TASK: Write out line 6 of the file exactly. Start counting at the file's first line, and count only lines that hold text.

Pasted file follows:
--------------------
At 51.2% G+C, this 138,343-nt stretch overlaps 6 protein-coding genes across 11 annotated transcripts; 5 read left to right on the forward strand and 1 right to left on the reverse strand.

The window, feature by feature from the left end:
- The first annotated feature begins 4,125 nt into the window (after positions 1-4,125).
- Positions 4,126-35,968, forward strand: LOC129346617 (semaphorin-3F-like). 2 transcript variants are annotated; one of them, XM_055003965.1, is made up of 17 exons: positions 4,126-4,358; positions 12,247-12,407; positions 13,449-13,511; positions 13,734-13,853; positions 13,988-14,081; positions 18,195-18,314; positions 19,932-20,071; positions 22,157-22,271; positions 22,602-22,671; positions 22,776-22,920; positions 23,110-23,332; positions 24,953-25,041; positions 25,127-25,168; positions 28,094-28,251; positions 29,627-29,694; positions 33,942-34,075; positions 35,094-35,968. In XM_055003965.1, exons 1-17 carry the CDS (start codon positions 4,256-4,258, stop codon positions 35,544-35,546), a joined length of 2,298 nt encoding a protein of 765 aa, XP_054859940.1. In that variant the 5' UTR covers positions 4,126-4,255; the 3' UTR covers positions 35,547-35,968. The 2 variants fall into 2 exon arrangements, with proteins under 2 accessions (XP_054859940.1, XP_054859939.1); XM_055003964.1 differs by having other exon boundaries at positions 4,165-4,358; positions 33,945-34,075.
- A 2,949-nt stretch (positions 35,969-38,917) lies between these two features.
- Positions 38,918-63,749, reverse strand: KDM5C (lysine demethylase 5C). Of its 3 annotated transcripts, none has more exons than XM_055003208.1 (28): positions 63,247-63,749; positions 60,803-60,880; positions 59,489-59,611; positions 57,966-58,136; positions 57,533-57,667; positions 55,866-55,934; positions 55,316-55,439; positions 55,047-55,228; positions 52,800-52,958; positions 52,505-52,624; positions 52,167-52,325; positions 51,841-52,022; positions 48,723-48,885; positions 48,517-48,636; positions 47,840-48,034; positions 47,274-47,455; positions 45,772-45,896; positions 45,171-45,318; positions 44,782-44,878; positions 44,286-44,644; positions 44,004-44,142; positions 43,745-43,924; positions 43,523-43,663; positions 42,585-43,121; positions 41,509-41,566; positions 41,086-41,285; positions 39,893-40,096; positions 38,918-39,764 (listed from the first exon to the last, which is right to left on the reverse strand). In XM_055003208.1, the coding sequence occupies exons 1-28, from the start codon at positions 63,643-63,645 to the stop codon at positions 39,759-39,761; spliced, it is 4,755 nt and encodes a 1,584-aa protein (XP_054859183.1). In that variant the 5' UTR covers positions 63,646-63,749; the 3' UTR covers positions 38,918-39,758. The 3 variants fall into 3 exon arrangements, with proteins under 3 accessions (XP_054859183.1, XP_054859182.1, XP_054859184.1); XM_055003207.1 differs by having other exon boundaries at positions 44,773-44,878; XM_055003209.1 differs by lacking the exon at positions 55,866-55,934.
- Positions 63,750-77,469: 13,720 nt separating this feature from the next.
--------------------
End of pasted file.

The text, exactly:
- Positions 38,918-63,749, reverse strand: KDM5C (lysine demethylase 5C). Of its 3 annotated transcripts, none has more exons than XM_055003208.1 (28): positions 63,247-63,749; positions 60,803-60,880; positions 59,489-59,611; positions 57,966-58,136; positions 57,533-57,667; positions 55,866-55,934; positions 55,316-55,439; positions 55,047-55,228; positions 52,800-52,958; positions 52,505-52,624; positions 52,167-52,325; positions 51,841-52,022; positions 48,723-48,885; positions 48,517-48,636; positions 47,840-48,034; positions 47,274-47,455; positions 45,772-45,896; positions 45,171-45,318; positions 44,782-44,878; positions 44,286-44,644; positions 44,004-44,142; positions 43,745-43,924; positions 43,523-43,663; positions 42,585-43,121; positions 41,509-41,566; positions 41,086-41,285; positions 39,893-40,096; positions 38,918-39,764 (listed from the first exon to the last, which is right to left on the reverse strand). In XM_055003208.1, the coding sequence occupies exons 1-28, from the start codon at positions 63,643-63,645 to the stop codon at positions 39,759-39,761; spliced, it is 4,755 nt and encodes a 1,584-aa protein (XP_054859183.1). In that variant the 5' UTR covers positions 63,646-63,749; the 3' UTR covers positions 38,918-39,758. The 3 variants fall into 3 exon arrangements, with proteins under 3 accessions (XP_054859183.1, XP_054859182.1, XP_054859184.1); XM_055003207.1 differs by having other exon boundaries at positions 44,773-44,878; XM_055003209.1 differs by lacking the exon at positions 55,866-55,934.